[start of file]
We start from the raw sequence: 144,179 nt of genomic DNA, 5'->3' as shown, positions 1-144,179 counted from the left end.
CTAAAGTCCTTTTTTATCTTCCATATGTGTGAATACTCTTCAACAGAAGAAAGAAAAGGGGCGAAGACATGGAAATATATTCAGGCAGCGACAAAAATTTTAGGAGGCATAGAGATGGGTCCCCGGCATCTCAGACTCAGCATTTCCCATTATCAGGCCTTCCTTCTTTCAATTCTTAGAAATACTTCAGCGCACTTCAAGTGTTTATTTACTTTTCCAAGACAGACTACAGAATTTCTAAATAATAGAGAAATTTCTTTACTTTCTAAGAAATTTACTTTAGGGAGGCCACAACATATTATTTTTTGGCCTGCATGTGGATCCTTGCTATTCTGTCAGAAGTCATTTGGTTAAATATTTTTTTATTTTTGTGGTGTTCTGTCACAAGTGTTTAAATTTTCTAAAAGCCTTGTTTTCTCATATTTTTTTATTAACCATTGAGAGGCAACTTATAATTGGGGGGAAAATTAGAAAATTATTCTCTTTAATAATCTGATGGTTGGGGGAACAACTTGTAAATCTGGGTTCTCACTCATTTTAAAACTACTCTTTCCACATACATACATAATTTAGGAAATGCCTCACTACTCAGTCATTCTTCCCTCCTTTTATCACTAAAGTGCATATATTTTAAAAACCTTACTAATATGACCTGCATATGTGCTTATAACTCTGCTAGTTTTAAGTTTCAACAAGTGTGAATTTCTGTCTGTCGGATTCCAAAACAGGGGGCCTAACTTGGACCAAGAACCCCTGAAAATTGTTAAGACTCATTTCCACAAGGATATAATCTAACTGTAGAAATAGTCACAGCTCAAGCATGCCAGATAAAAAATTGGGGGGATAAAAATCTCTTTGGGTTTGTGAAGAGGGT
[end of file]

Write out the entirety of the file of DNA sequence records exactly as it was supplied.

We start from the raw sequence: 144,179 nt of genomic DNA, 5'->3' as shown, positions 1-144,179 counted from the left end.
CTAAAGTCCTTTTTTATCTTCCATATGTGTGAATACTCTTCAACAGAAGAAAGAAAAGGGGCGAAGACATGGAAATATATTCAGGCAGCGACAAAAATTTTAGGAGGCATAGAGATGGGTCCCCGGCATCTCAGACTCAGCATTTCCCATTATCAGGCCTTCCTTCTTTCAATTCTTAGAAATACTTCAGCGCACTTCAAGTGTTTATTTACTTTTCCAAGACAGACTACAGAATTTCTAAATAATAGAGAAATTTCTTTACTTTCTAAGAAATTTACTTTAGGGAGGCCACAACATATTATTTTTTGGCCTGCATGTGGATCCTTGCTATTCTGTCAGAAGTCATTTGGTTAAATATTTTTTTATTTTTGTGGTGTTCTGTCACAAGTGTTTAAATTTTCTAAAAGCCTTGTTTTCTCATATTTTTTTATTAACCATTGAGAGGCAACTTATAATTGGGGGGAAAATTAGAAAATTATTCTCTTTAATAATCTGATGGTTGGGGGAACAACTTGTAAATCTGGGTTCTCACTCATTTTAAAACTACTCTTTCCACATACATACATAATTTAGGAAATGCCTCACTACTCAGTCATTCTTCCCTCCTTTTATCACTAAAGTGCATATATTTTAAAAACCTTACTAATATGACCTGCATATGTGCTTATAACTCTGCTAGTTTTAAGTTTCAACAAGTGTGAATTTCTGTCTGTCGGATTCCAAAACAGGGGGCCTAACTTGGACCAAGAACCCCTGAAAATTGTTAAGACTCATTTCCACAAGGATATAATCTAACTGTAGAAATAGTCACAGCTCAAGCATGCCAGATAAAAAATTGGGGGGATAAAAATCTCTTTGGGTTTGTGAAGAGGGT